GeoIP2 JavaScript Tutorial

For API details, see our GeoIP2 JavaScript Client API documentation.

Application Flow

The MaxMind GeoIP2 JavaScript API is an asynchronous API. That means that the application flow is based on callbacks. You provide a function to be called when a particular event happens, rather than receiving a response directly from an API call.

Here is a flowchart that illustrates your application flow when using this API:


Click on the image for a larger version.

The steps are as follows:

1. Load the GeoIP2 JavaScript API

Your web page loads the API from the MaxMind server.

2. Your code calls an API method

You call one of the API’s public methods, such as,¬†onError). You should provide two functions. The first, onSuccess, will be called when the API has a geolocation to provide. The second is called for all errors. The possible error conditions are outlined below.

3. MaxMind web service is called

4.a. MaxMind web service returns a successful response

Your onSuccess callback is called with the response from the MaxMind web service.

4.b. MaxMind web service returns an error response

Your onError callback is called with the error from the MaxMind web service.


All examples are written using the JavaScript module pattern in order to limit the scope of the variables and functions they define.

The examples assume that you have loaded the geoip2.js from the MaxMind server:

<script src="//" type="text/javascript"></script>

Redirect Users to a Country-Specific Site

One use for the GeoIP2 JavaScript API is to redirect users to a country-specific site. While this can also be done at the server level, you may not always have control over the server, especially in a shared hosting situation. You can use the country API to do this.

var redirect = (function () {
    /* This implements the actual redirection. */
    var redirectBrowser = function (site) {
        var uri = "http://" + site + "";
        window.location = uri;

    /* These are the country codes for the countries we have sites for.
     * We will check to see if a visitor is coming from one of these countries.
     * If they are, we redirect them to the country-specific site. If not, we
     * redirect them to */
    var sites = {
        "de": true,
        "fr": true,
        "gb": true,
        "us": true
    var defaultSite = "world";

    var onSuccess = function (geoipResponse) {
        /* There's no guarantee that a successful response object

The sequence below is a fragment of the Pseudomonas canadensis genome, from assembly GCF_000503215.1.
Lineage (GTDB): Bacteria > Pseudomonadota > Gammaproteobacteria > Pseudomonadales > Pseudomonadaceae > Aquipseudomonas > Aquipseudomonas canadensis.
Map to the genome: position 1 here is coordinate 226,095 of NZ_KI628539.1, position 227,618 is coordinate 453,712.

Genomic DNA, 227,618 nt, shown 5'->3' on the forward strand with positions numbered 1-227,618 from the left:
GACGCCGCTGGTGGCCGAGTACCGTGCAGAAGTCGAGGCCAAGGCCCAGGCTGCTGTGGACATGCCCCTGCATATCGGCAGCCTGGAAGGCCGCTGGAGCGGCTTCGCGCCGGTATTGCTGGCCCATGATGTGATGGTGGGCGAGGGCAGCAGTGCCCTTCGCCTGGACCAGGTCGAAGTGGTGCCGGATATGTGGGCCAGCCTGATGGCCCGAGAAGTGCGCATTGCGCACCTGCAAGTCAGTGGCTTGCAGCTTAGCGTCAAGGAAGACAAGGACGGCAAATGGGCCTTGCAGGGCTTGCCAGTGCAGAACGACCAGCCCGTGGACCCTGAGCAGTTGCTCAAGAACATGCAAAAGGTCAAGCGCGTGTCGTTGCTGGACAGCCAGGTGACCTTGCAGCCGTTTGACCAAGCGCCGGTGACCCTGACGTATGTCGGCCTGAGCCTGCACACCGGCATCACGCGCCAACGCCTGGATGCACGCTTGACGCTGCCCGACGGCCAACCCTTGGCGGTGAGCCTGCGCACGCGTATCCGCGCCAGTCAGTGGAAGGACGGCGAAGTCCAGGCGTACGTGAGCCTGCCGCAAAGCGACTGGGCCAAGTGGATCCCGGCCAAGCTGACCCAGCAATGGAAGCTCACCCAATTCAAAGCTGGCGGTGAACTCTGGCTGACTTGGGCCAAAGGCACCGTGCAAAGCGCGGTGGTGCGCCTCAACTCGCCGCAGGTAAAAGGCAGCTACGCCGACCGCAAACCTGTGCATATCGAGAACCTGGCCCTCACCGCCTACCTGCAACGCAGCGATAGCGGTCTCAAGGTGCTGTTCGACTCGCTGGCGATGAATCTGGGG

* has any particular property, so we need to code defensively. */
        if (! {

        /* ISO country codes are in upper case. */
        var code =;

        if ( sites[code] ) {
        else {

    /* We don't really care what the error is, we'll send them
     * to the default site. */
    var onError = function (error) {

    return function () { onSuccess, onError );


When you call redirect(), the browser will ultimately be redirected to an appropriate country-specific site or the default site.

Put the User’s City Name in a Page

Although we use jQuery in this example, you do not need jQuery to use the GeoIP2 JavaScript API.

Another common use for the GeoIP2 JavaScript API is to dynamically add the user’s city to some text on a page. For our example, we’ll assume that we are a non-profit running multiple animal shelters around the state. We will update some text and links on the page so that the text mentions the user’s city and the links go to the nearest shelter’s page.

Here is the HTML we will work with:

<!doctype html>

    <title>Fictional Animal Shelters of the World</title>
    <script src="//"></script>
    <script src="//"></script>

      Hello, and welcome to Fictional Animal Shelters of Minnesota. If you're
      looking to adopt a new companion animal, we'd love to help you.

    <p id="city"></p>

      <a href="/about">Learn more about our work</a>.


Here is the JavaScript that fills in the city paragraph.

var fillInPage = (function () {
    var updateCityText = function (geoipResponse) {

        var link = "/shelter?lat=" + geoipResponse.location.latitude;
        link += "&lon=" +geoipResponse.location.longitude;

        /* It's possible that we won't have any names for this city */
        var cityName = || 'your city';

           most_specific_subdivision returns the smallest available
           subdivision (region) as defined in ISO 3166-2.
        var regionName = geoipResponse.most_specific_subdivision.names.en;

        var cityHTML =
            '<a href="' + link + '">Find a great companion near '
            + cityName;

        if (cityName && regionName ) {
            cityHTML += ', ' + regionName;
        cityHTML += '</a>.';


    var onSuccess = function (geoipResponse) {

    /* If we get an error we will */
    var onError = function (error) {

    return function () { onSuccess, onError );


If we wanted to be more sophisticated, we could use the location.latitude * and location.longitude * values to find the nearest shelter location, and simply ignore users more than a certain distance away from the nearest shelter.

* Latitude and longitude are not precise and should not be used to identify a particular street address or household.